On this issue: How Design thinking went wrong, Fitts’ Law in the touch era, visual frameworks and more.
Design thinking was supposed to fix the world. Where did it go wrong?
An approach that promised to democratize design may have done the opposite.
A lenghty, compelling article that Rebecca Ackermann wrote after months of research.
Also listen to UX Podcast episode #309 talking about the same article.
36 seconds that changed everything
36 Seconds That Changed Everything is an audio documentary, written and produced by Texas-based writer, Shelly Brisbin. It tells the story of how a device that once excluded people with disabilities – the iPhone – became one of the most transformative forces in the lives of those same people, once the barriers its software had created were removed.
Fitts’ Law in the touch era
In this article, Steven Hoober shines the spotlight on Fitts’ Law and explains why we should always ask questions and consider what particular guidelines and lessons mean to our users and our products.
Formulas for optical adjustments
A long-standing trope of the design world is that computers are bad at aligning and balancing the relative scales of elements. This is incorrect.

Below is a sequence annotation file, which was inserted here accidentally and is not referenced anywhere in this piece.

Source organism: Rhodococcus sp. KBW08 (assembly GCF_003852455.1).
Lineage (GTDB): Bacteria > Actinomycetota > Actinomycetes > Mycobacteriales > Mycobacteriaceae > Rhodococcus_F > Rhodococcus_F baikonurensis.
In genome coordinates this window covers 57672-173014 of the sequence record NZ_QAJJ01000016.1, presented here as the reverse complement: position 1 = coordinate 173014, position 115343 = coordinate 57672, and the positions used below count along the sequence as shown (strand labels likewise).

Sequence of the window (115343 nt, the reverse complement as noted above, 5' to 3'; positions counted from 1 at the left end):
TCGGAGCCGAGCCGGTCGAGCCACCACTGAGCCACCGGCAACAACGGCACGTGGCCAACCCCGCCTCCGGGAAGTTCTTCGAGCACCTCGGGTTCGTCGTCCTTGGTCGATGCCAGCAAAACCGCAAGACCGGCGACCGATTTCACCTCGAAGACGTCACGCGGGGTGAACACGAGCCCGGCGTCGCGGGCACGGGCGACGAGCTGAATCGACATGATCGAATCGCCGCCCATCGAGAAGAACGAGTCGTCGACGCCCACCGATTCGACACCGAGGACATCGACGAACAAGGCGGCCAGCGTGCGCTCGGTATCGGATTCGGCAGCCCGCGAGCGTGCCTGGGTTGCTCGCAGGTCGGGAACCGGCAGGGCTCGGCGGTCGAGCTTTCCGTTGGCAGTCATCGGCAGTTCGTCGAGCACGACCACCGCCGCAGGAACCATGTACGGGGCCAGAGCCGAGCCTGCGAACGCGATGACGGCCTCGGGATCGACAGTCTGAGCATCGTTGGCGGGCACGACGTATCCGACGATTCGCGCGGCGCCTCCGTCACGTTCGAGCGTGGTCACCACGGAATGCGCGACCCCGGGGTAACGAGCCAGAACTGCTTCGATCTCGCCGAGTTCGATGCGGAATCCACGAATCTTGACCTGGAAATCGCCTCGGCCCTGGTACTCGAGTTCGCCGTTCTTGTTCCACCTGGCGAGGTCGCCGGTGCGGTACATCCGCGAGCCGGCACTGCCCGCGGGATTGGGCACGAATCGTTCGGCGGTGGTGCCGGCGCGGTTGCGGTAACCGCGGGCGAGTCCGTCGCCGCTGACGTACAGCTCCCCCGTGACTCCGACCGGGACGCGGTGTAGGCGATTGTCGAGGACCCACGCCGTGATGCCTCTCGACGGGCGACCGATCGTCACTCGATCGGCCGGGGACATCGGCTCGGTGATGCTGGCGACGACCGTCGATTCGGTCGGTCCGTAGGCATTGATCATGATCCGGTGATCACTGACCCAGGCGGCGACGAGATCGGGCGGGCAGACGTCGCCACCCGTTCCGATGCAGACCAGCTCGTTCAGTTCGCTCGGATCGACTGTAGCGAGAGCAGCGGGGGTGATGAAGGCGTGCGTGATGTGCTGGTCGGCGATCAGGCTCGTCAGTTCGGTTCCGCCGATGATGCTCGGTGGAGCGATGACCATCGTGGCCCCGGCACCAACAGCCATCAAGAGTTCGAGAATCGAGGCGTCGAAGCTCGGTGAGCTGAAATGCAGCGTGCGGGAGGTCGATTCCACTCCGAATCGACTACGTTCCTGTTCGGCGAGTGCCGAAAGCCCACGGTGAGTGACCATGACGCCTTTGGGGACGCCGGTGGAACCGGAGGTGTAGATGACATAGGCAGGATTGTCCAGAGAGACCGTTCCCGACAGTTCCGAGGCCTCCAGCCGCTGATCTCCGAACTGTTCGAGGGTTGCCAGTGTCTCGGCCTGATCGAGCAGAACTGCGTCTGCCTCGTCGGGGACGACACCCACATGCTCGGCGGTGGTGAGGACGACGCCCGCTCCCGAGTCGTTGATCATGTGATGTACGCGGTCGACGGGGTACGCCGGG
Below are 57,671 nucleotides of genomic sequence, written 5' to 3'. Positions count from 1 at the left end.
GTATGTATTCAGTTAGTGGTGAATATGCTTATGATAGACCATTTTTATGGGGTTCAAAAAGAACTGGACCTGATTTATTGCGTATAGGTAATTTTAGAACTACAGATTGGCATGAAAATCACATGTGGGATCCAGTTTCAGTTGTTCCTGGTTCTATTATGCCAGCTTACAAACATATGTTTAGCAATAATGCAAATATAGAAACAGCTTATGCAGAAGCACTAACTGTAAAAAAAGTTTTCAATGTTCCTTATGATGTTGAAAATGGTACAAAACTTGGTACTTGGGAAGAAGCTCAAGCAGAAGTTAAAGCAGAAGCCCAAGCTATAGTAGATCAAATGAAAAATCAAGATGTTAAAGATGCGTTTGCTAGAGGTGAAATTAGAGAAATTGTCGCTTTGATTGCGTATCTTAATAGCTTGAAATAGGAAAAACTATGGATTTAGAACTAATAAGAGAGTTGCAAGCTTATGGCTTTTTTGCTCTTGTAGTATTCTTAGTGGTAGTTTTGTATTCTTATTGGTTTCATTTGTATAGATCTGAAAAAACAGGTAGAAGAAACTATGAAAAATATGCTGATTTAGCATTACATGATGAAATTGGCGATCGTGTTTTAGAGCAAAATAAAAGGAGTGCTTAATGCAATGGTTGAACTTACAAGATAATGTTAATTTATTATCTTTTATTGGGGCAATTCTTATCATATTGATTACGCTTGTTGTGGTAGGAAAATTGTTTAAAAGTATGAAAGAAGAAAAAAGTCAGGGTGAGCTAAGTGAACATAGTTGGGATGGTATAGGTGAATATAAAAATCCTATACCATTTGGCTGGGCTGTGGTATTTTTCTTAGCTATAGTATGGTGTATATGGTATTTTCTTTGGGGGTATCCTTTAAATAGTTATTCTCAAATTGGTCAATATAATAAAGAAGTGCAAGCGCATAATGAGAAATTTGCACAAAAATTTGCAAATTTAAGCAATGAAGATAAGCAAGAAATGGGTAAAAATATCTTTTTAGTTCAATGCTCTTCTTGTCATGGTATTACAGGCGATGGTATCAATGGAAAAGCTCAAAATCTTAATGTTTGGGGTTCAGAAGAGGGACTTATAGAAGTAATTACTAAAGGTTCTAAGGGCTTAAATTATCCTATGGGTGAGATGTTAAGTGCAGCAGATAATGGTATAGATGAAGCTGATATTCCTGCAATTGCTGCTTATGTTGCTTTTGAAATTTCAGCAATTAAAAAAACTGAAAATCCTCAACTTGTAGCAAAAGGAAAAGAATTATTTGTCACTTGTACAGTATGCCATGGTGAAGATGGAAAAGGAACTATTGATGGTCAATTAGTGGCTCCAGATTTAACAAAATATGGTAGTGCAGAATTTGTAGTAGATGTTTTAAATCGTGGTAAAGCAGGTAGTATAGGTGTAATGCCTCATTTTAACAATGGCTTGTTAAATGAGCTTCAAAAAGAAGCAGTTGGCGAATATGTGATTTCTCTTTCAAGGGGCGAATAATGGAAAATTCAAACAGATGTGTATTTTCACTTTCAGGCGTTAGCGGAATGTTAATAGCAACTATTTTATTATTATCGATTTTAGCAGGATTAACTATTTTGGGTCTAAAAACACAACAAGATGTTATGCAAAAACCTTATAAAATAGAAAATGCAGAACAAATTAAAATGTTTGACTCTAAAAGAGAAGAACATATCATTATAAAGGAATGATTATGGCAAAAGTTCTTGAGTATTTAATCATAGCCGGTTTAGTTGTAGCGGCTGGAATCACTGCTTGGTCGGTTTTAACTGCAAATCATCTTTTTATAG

Accessible but never boring
There’s a misconception that making a product accessible means sacrificing the visual design. Your UI will look too plain, they say. Your branding too dry, or too ugly. But gone are the days when you had to look like a boring bank to build a product that can be used by all. It’s time to think bigger. Bold brands embrace accessibility.
Visual frameworks are pictorial mental models that can help you clarify your thoughts. Each visual framework is like a building block. You can combine and configure them in different ways to think and build shared understanding about situations, challenges, strategies and plans.
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